Internet search

Windows runs a Bing search in your web browser for this program. You can then browse the results for information and advice on whether or not the program should be prohibited from starting. The ultimate goal should be to use Startup Impact status combined with the information you find via web searches to choose the right apps to disable.


Third-party boot managers

If you think Windows’ built-in startup managers aren’t robust or efficient enough, you can often find even more startup items to examine using various third-party apps.

Automatic executions

automatic executions

Automatic executions is a free option for power users that shows you startup apps, browser extensions, scheduled tasks, services, drivers, and more. Browsing through the large number of items can be confusing and intimidating at first; you don’t want to disable a necessary and important application or other component. However, if you understand all or most of the entries listed, AutoRuns is a powerful and useful startup manager.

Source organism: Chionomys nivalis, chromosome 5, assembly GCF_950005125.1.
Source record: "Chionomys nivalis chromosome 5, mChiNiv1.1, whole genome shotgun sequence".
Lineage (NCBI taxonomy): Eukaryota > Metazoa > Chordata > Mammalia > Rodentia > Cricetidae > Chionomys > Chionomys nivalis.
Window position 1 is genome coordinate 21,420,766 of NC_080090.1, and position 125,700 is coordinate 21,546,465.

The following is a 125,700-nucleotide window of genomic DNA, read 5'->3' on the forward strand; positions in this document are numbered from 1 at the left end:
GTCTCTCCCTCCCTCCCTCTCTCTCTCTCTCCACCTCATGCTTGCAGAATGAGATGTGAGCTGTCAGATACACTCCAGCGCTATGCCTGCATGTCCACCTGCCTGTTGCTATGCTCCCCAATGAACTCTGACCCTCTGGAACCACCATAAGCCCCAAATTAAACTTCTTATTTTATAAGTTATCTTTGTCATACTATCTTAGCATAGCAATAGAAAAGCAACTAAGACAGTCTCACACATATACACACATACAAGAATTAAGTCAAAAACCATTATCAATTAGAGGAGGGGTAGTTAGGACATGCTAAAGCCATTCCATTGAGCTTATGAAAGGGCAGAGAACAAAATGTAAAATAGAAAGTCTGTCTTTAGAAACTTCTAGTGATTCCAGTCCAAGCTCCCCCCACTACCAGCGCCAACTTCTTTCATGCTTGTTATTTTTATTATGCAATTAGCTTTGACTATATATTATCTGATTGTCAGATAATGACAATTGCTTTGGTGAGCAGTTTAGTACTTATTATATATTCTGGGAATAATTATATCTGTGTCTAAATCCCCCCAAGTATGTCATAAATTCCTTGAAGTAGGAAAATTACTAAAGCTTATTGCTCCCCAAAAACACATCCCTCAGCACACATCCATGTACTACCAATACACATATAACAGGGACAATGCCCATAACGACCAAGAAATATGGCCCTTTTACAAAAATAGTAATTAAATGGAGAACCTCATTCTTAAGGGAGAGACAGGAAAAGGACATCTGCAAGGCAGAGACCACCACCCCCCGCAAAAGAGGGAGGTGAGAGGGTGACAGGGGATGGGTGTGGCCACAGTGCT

Entrance

Entrance

Free Entrance The utility reveals all startup programs, processes and services. You can view all items or narrow the list by folder location or registry entry. Before trying to disable an item, you can change its settings to control how and when it starts. You can also launch the startup item directly from Starter to see exactly what it does. Starter even lets you change the appearance, layout, and functionality of the utility.

Start delay

start delay

The free version of Start delay offers a spin on the usual startup management tricks. Startup Delayer starts by showing all of your startup items as well as all running tasks and services. Right click on any element to view its properties, launch it to see what it does, search Google or the Process Library for more information turn it off or delay it.

If you choose to delay a program, you can control how long it has to wait until it starts to prevent multiple apps from loading at once. By upgrading to the paid version, you have the ability to schedule exactly when certain apps should open.